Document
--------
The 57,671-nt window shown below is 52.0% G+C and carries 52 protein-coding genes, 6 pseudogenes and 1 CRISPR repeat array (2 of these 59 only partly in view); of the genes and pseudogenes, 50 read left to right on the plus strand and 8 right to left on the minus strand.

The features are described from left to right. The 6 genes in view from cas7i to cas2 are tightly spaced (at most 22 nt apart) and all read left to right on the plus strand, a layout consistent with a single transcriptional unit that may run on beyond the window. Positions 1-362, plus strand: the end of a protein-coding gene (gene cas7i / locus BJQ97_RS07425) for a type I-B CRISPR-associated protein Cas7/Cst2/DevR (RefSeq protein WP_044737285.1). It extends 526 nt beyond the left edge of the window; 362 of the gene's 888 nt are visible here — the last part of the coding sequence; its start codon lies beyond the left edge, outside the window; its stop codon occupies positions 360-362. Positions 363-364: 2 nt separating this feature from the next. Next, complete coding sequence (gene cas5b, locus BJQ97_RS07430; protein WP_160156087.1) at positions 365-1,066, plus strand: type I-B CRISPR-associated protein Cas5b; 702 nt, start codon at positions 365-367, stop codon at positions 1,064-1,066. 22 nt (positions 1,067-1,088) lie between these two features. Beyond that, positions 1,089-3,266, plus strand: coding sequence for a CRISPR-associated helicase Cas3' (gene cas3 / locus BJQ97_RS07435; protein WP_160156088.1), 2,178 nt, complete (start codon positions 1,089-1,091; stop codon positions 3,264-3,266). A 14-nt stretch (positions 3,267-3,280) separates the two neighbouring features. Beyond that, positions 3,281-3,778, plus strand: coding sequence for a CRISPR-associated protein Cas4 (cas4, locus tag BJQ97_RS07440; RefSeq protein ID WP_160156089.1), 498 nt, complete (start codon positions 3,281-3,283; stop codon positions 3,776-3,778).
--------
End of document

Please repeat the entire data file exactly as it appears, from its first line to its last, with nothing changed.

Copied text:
The 57,671-nt window shown below is 52.0% G+C and carries 52 protein-coding genes, 6 pseudogenes and 1 CRISPR repeat array (2 of these 59 only partly in view); of the genes and pseudogenes, 50 read left to right on the plus strand and 8 right to left on the minus strand.

The features are described from left to right. The 6 genes in view from cas7i to cas2 are tightly spaced (at most 22 nt apart) and all read left to right on the plus strand, a layout consistent with a single transcriptional unit that may run on beyond the window. Positions 1-362, plus strand: the end of a protein-coding gene (gene cas7i / locus BJQ97_RS07425) for a type I-B CRISPR-associated protein Cas7/Cst2/DevR (RefSeq protein WP_044737285.1). It extends 526 nt beyond the left edge of the window; 362 of the gene's 888 nt are visible here — the last part of the coding sequence; its start codon lies beyond the left edge, outside the window; its stop codon occupies positions 360-362. Positions 363-364: 2 nt separating this feature from the next. Next, complete coding sequence (gene cas5b, locus BJQ97_RS07430; protein WP_160156087.1) at positions 365-1,066, plus strand: type I-B CRISPR-associated protein Cas5b; 702 nt, start codon at positions 365-367, stop codon at positions 1,064-1,066. 22 nt (positions 1,067-1,088) lie between these two features. Beyond that, positions 1,089-3,266, plus strand: coding sequence for a CRISPR-associated helicase Cas3' (gene cas3 / locus BJQ97_RS07435; protein WP_160156088.1), 2,178 nt, complete (start codon positions 1,089-1,091; stop codon positions 3,264-3,266). A 14-nt stretch (positions 3,267-3,280) separates the two neighbouring features. Beyond that, positions 3,281-3,778, plus strand: coding sequence for a CRISPR-associated protein Cas4 (cas4, locus tag BJQ97_RS07440; RefSeq protein ID WP_160156089.1), 498 nt, complete (start codon positions 3,281-3,283; stop codon positions 3,776-3,778).